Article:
Interested in functions, hooks, classes, or methods? Check out the new WordPress Code Reference!



Howdy Students! Google Summer of Code is a program in which Google sponsors exceptional college students to develop open source code under the guidance of mentoring open source projects. WordPress is very pleased to be participating as a mentoring organization again this year. Students who complete their summer projects successfully and on time are paid a stipend by Google that adds up to $5,000 for the summer. Project progress is evaluated at midterm and at the end for payment consideration. To apply for a GSoC slot working with WordPress, you should be proficient in PHP (and JavaScript if your project involves a significant amount of front-end code), and have familiarized yourself with the WordPress codebase.

Please see Jane's GSOC 2011 Timeline post at WordPress Development Updates.


If you have your own idea for a project, include it in your application and describe it thoroughly. You are not limited to ideas from this list.

Know you want to propose a GSoC project around WordPress, but aren't sure what you want to do? Below are a few ideas we think would work well as GSoC projects. Also see the popular ideas submitted by members of the WordPress community. If you share one of their passions, why not make that idea your own? Also, check out the ideas from 2009.

Note that you can't take already released code and claim it as part of your project. So, if you propose one of the ideas that have already been implemented by former students, you will have to code it from scratch.

Android Tablet Support (0)

WordPress has a number of fully open source popular mobile apps including one for Android that has several hundred thousand users. There is a new wave of Android-based (Honeycomb) tablets coming out, let's adapt our phone-optimized app to work well on these newer, bigger-screen devices. (If you like mobile development check out the Tracs for each app, there are some other potential ideas there.)

Touch-optimized admin CSS (0)

The WordPress web admin works okay on touch-oriented devices, but it's really better suited for being driven by a mouse right now. Ideally using just an alternative stylesheet, go through WP from the login to the menus to comment moderation and make it sing on a touch device. Bonus points for expanding into JS and adding gestures where they make sense, like comment moderation.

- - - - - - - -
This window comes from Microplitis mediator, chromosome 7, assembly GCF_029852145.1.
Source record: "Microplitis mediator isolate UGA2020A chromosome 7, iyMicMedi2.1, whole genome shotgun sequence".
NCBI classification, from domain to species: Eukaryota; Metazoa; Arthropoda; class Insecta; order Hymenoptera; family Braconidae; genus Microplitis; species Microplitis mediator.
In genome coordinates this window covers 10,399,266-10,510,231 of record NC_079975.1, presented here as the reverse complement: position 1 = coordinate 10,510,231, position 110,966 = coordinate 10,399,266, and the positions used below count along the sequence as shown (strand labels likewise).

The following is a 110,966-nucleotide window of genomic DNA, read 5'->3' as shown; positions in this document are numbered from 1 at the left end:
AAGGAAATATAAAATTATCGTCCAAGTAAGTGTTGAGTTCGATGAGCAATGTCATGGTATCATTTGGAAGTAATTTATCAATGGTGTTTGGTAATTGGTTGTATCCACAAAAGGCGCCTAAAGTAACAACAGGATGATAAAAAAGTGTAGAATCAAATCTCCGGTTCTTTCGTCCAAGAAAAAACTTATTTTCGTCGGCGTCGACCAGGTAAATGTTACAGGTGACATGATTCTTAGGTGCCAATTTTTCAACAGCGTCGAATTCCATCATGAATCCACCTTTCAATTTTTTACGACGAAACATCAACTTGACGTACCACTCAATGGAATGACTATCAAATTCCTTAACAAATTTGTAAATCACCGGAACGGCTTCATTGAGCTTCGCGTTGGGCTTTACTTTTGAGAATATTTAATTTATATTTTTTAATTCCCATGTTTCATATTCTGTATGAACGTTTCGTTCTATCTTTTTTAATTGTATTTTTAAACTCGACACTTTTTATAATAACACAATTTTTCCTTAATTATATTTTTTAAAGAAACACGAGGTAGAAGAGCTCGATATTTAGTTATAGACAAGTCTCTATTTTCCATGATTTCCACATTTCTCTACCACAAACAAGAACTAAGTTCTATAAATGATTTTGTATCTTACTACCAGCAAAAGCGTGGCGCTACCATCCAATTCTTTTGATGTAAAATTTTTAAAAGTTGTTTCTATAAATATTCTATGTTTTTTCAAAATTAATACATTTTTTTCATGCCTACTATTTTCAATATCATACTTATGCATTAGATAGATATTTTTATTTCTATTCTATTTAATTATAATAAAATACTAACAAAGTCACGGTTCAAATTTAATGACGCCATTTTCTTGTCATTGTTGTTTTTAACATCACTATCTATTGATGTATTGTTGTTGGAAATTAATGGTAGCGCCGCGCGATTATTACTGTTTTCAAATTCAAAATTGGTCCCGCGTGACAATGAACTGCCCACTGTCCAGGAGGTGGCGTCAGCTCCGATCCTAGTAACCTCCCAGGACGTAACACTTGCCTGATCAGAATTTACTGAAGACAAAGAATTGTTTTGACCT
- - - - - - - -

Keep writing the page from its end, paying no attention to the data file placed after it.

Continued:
New User Walkthrough (0)

This is an idea that's been suggested many times and it never seems to make it into a release. We'd love for someone to take this one. When you first set up a WordPress site, there are certain steps you have to go through. Pick a theme, change your password, edit your tagline, choose your comment settings, etc. It would be great if on the Dashboard screen there was a module that kept track of how many of these things you've done, and marked off your progress, much as LinkedIn does when you set up a profile. Each successive login would offer the user an option to finish/enhance their site setup by completing another thing(s) they haven't gotten around to yet.

For a rough idea, see last year's project, Mike Whitfield - Setup Meter.

Enhanced Emails (0)

WordPress sends out a bunch of email notifications for new users, comments, password resets, and more. Right now they're all plain-text -- let's bring them into the 21st century with well-designed HTML + CSS that brings additional functionality into the notifications, makes them more readable, and is optimized and tested across common web mail clients, desktop mail clients, and phones including iPhone, Android mail, and Blackberry.

Super-Accessible Admin (0)

WordPress generally gets good reviews for accessibility, but we can always do better. Sometimes there's a split though... providing the best possible experience on modern browsers with JavaScript enabled for the average user is not always the same as providing the best possible experience for people who need extra-large minimum font sizes, click targets, no JavaScript, etc. This project would be to create a version of the admin that is optimized for these users: large fonts, high contrast, no JavaScript, large click targets, etc. This project would be done as a plugin, but if successful, would likely be integrated into core as another admin 'theme' along with the blue and gray choices people currently have. You should have a solid foundation with section 508 requirements and coding techniques to be compliant. Design help will be available from the UI/accessibility groups as needed.